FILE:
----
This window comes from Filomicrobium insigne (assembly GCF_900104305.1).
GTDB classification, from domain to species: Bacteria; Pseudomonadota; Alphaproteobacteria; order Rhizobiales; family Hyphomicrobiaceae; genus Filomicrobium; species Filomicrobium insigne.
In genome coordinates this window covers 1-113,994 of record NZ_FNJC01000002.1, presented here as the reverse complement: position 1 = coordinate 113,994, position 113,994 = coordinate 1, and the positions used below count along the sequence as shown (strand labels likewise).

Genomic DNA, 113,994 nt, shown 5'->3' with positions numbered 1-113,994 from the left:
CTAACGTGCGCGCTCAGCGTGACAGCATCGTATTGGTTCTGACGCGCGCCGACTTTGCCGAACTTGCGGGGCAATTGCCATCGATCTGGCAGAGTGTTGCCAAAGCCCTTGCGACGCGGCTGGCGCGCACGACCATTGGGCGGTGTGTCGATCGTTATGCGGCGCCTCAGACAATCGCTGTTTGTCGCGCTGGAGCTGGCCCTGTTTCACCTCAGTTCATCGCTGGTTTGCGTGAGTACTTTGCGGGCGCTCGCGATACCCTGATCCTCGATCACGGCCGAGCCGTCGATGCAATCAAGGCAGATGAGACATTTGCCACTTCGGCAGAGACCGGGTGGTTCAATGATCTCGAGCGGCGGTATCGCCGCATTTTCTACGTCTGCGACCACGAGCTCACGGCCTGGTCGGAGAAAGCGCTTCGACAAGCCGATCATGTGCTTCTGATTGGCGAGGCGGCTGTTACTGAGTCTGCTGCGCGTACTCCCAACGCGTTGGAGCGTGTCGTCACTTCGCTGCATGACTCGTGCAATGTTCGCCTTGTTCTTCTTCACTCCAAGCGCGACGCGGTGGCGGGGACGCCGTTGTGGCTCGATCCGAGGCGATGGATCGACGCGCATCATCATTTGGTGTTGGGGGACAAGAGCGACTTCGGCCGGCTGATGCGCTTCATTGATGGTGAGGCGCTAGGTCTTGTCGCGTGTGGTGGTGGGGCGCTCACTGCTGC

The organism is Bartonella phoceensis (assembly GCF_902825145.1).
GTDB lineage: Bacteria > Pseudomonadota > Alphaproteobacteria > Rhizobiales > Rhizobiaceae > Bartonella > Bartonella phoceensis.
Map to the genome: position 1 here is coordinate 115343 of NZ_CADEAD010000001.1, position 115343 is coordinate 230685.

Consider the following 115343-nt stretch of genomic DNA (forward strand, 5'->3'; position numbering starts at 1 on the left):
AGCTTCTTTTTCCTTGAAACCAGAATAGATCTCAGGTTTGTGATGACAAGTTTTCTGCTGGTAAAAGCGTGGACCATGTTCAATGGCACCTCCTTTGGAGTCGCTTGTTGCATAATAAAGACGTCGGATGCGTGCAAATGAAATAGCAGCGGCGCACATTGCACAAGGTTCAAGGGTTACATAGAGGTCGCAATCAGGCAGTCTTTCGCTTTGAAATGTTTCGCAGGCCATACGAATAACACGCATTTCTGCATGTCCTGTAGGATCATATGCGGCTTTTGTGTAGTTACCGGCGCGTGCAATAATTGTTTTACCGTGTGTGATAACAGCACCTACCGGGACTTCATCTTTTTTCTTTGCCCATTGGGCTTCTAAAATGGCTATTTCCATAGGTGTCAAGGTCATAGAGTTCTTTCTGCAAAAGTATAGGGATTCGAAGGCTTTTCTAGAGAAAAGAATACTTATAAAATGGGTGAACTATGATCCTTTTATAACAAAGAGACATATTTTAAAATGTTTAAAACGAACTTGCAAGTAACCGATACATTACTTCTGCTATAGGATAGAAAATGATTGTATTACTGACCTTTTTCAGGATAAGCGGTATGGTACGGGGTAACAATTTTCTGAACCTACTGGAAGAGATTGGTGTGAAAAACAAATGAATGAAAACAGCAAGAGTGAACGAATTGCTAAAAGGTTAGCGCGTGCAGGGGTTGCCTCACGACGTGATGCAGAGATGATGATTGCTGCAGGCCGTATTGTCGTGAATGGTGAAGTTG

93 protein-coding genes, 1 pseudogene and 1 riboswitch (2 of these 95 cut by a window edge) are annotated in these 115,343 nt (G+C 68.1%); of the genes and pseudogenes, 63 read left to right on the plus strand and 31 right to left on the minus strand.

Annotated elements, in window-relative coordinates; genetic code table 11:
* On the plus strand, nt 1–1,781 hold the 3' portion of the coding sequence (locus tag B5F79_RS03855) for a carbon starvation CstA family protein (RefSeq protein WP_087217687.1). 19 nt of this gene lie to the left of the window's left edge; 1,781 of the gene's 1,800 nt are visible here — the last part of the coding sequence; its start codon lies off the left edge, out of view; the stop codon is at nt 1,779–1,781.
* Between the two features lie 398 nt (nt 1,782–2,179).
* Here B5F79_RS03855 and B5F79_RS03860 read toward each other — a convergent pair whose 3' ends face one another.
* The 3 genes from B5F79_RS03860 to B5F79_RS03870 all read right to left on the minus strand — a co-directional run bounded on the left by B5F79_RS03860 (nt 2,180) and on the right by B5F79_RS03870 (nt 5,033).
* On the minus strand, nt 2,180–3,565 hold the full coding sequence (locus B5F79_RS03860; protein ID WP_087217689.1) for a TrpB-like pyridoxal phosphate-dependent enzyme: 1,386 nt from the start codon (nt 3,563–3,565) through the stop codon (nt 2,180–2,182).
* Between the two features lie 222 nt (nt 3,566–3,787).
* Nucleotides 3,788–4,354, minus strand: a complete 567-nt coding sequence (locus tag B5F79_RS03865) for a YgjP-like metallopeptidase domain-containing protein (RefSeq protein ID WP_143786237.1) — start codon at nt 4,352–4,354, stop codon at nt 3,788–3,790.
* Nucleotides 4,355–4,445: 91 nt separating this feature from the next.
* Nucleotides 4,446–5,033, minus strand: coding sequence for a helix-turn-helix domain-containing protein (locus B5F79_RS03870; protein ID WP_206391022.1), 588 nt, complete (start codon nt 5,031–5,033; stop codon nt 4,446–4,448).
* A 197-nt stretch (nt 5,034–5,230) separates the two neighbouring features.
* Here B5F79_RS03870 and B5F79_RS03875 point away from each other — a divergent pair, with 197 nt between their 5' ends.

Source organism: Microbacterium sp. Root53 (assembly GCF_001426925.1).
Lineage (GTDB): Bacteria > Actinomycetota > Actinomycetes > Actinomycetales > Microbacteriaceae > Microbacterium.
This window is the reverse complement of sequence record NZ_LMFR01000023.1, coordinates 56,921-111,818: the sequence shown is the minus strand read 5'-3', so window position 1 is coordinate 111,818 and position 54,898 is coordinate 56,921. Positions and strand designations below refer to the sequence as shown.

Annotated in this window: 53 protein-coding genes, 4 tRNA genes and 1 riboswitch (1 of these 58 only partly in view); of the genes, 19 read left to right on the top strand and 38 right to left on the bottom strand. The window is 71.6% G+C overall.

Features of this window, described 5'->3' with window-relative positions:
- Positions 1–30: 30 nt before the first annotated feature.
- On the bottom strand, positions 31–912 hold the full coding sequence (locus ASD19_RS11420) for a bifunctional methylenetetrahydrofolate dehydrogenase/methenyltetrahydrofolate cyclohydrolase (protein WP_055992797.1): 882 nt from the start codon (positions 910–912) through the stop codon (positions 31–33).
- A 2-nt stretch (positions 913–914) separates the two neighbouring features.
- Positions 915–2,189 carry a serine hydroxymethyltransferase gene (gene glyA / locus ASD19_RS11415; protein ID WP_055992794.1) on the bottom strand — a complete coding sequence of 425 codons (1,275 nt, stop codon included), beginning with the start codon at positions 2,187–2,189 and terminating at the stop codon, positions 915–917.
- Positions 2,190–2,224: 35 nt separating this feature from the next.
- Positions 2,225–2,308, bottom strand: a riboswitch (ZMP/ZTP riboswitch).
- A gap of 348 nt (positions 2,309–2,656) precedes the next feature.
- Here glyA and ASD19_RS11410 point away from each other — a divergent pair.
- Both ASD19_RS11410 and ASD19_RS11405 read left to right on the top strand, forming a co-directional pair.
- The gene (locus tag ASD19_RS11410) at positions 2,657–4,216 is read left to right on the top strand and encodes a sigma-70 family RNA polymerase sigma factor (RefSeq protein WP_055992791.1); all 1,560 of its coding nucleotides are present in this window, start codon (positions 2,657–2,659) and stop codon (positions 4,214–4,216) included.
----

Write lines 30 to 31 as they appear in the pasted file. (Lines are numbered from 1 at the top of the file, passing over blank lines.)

- On the bottom strand, positions 31–912 hold the full coding sequence (locus ASD19_RS11420) for a bifunctional methylenetetrahydrofolate dehydrogenase/methenyltetrahydrofolate cyclohydrolase (protein WP_055992797.1): 882 nt from the start codon (positions 910–912) through the stop codon (positions 31–33).
- A 2-nt stretch (positions 913–914) separates the two neighbouring features.